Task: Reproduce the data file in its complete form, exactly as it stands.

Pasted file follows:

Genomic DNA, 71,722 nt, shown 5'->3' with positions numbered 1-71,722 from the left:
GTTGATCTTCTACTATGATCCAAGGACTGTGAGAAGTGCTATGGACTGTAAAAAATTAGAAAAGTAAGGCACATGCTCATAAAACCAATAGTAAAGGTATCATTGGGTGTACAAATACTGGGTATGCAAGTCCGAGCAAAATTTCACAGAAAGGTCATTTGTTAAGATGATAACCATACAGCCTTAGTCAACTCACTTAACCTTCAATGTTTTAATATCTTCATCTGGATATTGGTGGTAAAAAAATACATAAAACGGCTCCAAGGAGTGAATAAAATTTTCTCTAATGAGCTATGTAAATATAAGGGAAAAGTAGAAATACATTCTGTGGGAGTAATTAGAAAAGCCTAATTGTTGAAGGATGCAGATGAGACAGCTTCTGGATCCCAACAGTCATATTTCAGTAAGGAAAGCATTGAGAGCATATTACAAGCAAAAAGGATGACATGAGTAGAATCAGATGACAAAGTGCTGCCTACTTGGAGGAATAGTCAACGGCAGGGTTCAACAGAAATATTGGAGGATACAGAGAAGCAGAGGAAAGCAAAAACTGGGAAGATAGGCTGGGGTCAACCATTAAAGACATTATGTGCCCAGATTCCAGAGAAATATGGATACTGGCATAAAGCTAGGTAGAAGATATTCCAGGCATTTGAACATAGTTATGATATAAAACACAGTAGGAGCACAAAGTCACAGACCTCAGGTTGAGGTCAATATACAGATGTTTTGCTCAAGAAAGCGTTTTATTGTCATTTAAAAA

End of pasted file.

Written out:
Genomic DNA, 71,722 nt, shown 5'->3' with positions numbered 1-71,722 from the left:
GTTGATCTTCTACTATGATCCAAGGACTGTGAGAAGTGCTATGGACTGTAAAAAATTAGAAAAGTAAGGCACATGCTCATAAAACCAATAGTAAAGGTATCATTGGGTGTACAAATACTGGGTATGCAAGTCCGAGCAAAATTTCACAGAAAGGTCATTTGTTAAGATGATAACCATACAGCCTTAGTCAACTCACTTAACCTTCAATGTTTTAATATCTTCATCTGGATATTGGTGGTAAAAAAATACATAAAACGGCTCCAAGGAGTGAATAAAATTTTCTCTAATGAGCTATGTAAATATAAGGGAAAAGTAGAAATACATTCTGTGGGAGTAATTAGAAAAGCCTAATTGTTGAAGGATGCAGATGAGACAGCTTCTGGATCCCAACAGTCATATTTCAGTAAGGAAAGCATTGAGAGCATATTACAAGCAAAAAGGATGACATGAGTAGAATCAGATGACAAAGTGCTGCCTACTTGGAGGAATAGTCAACGGCAGGGTTCAACAGAAATATTGGAGGATACAGAGAAGCAGAGGAAAGCAAAAACTGGGAAGATAGGCTGGGGTCAACCATTAAAGACATTATGTGCCCAGATTCCAGAGAAATATGGATACTGGCATAAAGCTAGGTAGAAGATATTCCAGGCATTTGAACATAGTTATGATATAAAACACAGTAGGAGCACAAAGTCACAGACCTCAGGTTGAGGTCAATATACAGATGTTTTGCTCAAGAAAGCGTTTTATTGTCATTTAAAAA